In our modern world, we tend to recognize these systemic issues when it comes to dictators. Yes, a dictator can be benevolent, but the system allows for such extreme abuses that its best avoided entirely. Further, even if a dictator is benevolent, his subjects are deprived of self-rule. We tend to see this as a problem. And so we advocate for political systems that allow for popular input and rule by election and representation.

Why would anyone think a system that offers absolute power and is bereft of checks and balances is a good idea?

I want to draw attention to the huge imbalance between “love” and “obey.” Stacey says that a man is to love his wife whether or not he is submitting to him and uses that to justify that a wife is to submit to her husband whether or not he is loving. She seems to see these two things as equal, but they are not in fact equal in any sense. I mean think about it—if you are in an egalitarian relationship, you probably have a lot of practice loving a partner who does not submit to you. Loving a partner who does not submit to you is neither hard nor painful nor a problem. It’s healthy and, I have to say, pretty normal. If a patriarchal man has a problem with this, he’s the problem, not his partner. But rendering absolute obedience to a partner who is unkind, demanding, and selfish? There is nothing healthy, easy, or okay about that.

The past point I want to hammer on is that even as Stacey calls out selfish and egocentric patriarchs she simultaneously reinforces the system that gives those patriarchs power over others by telling her readers that they must submit to their patriarch regardless. What’s the point of being against patriarchs who are selfish and egocentric if you simultaneously support the system that gives them free reign to be so in the first place?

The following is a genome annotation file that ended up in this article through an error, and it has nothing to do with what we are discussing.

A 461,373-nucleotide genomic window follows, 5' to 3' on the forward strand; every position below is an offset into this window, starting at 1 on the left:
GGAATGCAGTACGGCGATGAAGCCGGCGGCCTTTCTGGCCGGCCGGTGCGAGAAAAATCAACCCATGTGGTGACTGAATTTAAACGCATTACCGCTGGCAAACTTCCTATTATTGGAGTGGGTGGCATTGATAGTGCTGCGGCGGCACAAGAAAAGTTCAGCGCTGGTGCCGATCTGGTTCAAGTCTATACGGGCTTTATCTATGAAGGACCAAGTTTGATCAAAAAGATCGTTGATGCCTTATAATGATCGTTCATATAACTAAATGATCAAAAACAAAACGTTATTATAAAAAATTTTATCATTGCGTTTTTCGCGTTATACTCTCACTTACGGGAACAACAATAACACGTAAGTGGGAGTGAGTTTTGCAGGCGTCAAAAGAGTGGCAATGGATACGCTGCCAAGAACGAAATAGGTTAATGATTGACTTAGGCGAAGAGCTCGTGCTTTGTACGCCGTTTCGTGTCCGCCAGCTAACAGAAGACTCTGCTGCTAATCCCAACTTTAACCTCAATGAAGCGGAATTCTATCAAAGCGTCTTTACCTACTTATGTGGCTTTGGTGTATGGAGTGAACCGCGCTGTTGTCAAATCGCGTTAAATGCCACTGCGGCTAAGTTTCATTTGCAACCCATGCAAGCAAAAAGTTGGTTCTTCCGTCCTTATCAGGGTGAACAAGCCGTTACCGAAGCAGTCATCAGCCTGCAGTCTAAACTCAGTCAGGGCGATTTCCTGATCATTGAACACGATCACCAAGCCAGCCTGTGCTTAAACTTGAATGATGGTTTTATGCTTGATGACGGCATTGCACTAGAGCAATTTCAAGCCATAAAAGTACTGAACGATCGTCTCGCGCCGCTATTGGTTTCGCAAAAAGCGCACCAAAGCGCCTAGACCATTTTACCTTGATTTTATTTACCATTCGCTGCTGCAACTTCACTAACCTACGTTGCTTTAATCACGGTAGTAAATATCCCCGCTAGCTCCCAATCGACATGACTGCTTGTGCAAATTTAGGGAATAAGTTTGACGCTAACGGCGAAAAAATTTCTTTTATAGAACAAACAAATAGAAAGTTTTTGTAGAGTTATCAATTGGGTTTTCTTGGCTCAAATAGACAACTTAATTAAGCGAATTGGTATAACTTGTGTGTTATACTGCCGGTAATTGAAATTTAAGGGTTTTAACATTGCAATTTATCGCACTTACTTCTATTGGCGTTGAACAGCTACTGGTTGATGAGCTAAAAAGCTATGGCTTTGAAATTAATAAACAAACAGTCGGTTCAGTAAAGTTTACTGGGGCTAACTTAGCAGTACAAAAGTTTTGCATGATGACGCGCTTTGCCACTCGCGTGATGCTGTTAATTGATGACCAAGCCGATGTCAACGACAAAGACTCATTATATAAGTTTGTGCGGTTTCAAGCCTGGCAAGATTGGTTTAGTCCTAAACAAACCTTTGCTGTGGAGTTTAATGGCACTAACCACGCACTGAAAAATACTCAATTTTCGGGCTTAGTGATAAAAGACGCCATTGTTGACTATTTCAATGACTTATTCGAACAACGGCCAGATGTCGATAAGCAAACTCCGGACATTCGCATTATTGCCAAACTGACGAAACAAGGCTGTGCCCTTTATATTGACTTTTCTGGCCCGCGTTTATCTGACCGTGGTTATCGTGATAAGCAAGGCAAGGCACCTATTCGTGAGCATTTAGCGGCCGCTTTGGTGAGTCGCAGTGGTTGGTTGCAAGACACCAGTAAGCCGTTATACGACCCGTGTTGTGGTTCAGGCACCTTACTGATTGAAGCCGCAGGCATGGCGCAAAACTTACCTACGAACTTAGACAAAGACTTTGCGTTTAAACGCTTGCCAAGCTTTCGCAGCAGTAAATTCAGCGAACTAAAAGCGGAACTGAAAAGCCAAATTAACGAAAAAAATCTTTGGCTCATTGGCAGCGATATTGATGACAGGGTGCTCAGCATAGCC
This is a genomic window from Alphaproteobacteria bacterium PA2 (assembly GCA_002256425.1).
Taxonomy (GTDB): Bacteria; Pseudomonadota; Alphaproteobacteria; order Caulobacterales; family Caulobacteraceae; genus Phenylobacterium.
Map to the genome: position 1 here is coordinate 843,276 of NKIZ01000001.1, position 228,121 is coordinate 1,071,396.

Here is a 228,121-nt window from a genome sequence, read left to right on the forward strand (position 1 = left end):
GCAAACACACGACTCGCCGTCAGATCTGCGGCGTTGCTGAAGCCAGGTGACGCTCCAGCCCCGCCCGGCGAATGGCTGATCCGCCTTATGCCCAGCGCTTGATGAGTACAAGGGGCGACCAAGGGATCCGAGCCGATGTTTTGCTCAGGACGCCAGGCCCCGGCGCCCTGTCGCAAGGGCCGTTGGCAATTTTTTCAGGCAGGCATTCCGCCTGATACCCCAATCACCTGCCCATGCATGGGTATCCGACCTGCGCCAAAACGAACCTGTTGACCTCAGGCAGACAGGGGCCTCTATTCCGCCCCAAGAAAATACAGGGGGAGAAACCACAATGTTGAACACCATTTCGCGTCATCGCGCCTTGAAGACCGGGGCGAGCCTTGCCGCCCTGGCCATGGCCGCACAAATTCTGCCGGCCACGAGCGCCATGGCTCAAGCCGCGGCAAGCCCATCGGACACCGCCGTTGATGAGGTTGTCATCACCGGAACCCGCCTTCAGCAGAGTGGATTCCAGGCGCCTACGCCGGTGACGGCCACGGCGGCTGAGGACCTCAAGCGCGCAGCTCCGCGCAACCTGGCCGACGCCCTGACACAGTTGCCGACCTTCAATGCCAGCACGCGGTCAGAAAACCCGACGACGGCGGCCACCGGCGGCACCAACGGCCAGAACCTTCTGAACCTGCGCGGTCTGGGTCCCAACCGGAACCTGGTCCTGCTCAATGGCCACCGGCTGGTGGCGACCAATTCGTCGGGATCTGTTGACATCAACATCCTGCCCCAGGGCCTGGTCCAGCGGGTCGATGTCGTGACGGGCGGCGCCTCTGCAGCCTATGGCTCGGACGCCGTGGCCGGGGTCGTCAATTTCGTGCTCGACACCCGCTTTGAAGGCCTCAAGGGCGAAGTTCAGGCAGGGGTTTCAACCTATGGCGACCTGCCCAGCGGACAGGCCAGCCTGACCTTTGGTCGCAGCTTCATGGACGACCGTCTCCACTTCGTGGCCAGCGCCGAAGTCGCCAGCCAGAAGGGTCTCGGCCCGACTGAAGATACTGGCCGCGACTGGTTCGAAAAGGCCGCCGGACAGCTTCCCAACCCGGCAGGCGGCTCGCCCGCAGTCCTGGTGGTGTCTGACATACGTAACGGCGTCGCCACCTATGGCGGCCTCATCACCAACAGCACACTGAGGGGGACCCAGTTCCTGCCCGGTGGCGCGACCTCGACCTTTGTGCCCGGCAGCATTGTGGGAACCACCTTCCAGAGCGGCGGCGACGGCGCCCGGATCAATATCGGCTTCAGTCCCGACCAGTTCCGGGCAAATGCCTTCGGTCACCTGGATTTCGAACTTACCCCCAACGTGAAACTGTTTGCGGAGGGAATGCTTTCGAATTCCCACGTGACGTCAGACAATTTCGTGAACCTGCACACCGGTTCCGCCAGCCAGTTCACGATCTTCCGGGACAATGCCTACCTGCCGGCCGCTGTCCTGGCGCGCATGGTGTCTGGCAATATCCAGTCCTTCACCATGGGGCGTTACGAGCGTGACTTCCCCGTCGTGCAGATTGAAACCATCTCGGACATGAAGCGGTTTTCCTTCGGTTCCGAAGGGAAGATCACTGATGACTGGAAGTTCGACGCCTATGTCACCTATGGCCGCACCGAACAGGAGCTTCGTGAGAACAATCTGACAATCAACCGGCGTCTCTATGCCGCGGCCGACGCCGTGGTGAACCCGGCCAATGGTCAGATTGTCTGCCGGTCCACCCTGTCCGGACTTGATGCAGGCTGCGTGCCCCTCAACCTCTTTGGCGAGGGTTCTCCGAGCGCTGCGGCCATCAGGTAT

What Stacey is doing here is akin to someone arguing that a slave society is the best system for all involved, and responded to people pointing out that some slaveholders are cruel by saying that slaveholders really ought to be kind to their slaves, but that slaves must obey their masters regardless of whether they are kind and cruel. Further, unkind and cruel slaveholders should not be unseated unless they, say, kill their slaves, and even then they should be unseated by other slaveholders, not by their slaves.

I’m so done with analogies here, because I shouldn’t have to use analogies to show show how ridiculous Stacey’s system is here. I realize that my regular audience doesn’t need the convincing, but I rather hope that posts like these might be useful to at least a few people predisposed to think Stacey may have a point. Because she doesn’t. All she’s preaching is more female submission and more male rule, regardless of the abuse and pain that flow naturally from such a system.

About Libby Anne

Libby Anne grew up in a large evangelical homeschool family highly involved in the Christian Right. College turned her world upside down, and she is today an atheist, a feminist, and a progressive. She blogs about leaving religion, her experience with the Christian Patriarchy and Quiverfull movements, the detrimental effects of the "purity culture," the contradictions of conservative politics, and the importance of feminism.